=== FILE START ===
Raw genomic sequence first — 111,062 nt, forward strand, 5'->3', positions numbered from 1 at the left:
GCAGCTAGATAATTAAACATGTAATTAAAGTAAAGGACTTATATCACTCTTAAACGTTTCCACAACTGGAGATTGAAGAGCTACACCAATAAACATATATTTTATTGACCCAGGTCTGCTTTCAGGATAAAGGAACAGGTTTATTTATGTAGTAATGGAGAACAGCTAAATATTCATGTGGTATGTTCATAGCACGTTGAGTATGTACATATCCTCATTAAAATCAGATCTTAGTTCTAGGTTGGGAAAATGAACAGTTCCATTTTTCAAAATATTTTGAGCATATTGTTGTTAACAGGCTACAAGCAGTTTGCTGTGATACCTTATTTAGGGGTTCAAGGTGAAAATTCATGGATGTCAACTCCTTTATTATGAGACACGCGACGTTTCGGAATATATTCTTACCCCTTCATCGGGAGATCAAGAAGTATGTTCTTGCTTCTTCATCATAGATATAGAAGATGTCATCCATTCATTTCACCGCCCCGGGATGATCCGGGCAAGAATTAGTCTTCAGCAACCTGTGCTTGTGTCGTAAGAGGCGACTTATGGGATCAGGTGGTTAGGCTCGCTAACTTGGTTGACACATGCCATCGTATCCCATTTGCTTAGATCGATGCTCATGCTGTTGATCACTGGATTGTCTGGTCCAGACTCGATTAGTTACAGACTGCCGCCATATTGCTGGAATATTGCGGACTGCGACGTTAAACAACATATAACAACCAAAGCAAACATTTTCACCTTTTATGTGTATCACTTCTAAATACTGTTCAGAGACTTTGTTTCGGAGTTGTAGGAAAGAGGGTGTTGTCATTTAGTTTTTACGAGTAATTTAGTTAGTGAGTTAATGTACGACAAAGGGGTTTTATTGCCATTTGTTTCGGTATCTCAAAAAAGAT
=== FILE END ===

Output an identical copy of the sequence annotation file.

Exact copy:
Raw genomic sequence first — 111,062 nt, forward strand, 5'->3', positions numbered from 1 at the left:
GCAGCTAGATAATTAAACATGTAATTAAAGTAAAGGACTTATATCACTCTTAAACGTTTCCACAACTGGAGATTGAAGAGCTACACCAATAAACATATATTTTATTGACCCAGGTCTGCTTTCAGGATAAAGGAACAGGTTTATTTATGTAGTAATGGAGAACAGCTAAATATTCATGTGGTATGTTCATAGCACGTTGAGTATGTACATATCCTCATTAAAATCAGATCTTAGTTCTAGGTTGGGAAAATGAACAGTTCCATTTTTCAAAATATTTTGAGCATATTGTTGTTAACAGGCTACAAGCAGTTTGCTGTGATACCTTATTTAGGGGTTCAAGGTGAAAATTCATGGATGTCAACTCCTTTATTATGAGACACGCGACGTTTCGGAATATATTCTTACCCCTTCATCGGGAGATCAAGAAGTATGTTCTTGCTTCTTCATCATAGATATAGAAGATGTCATCCATTCATTTCACCGCCCCGGGATGATCCGGGCAAGAATTAGTCTTCAGCAACCTGTGCTTGTGTCGTAAGAGGCGACTTATGGGATCAGGTGGTTAGGCTCGCTAACTTGGTTGACACATGCCATCGTATCCCATTTGCTTAGATCGATGCTCATGCTGTTGATCACTGGATTGTCTGGTCCAGACTCGATTAGTTACAGACTGCCGCCATATTGCTGGAATATTGCGGACTGCGACGTTAAACAACATATAACAACCAAAGCAAACATTTTCACCTTTTATGTGTATCACTTCTAAATACTGTTCAGAGACTTTGTTTCGGAGTTGTAGGAAAGAGGGTGTTGTCATTTAGTTTTTACGAGTAATTTAGTTAGTGAGTTAATGTACGACAAAGGGGTTTTATTGCCATTTGTTTCGGTATCTCAAAAAAGAT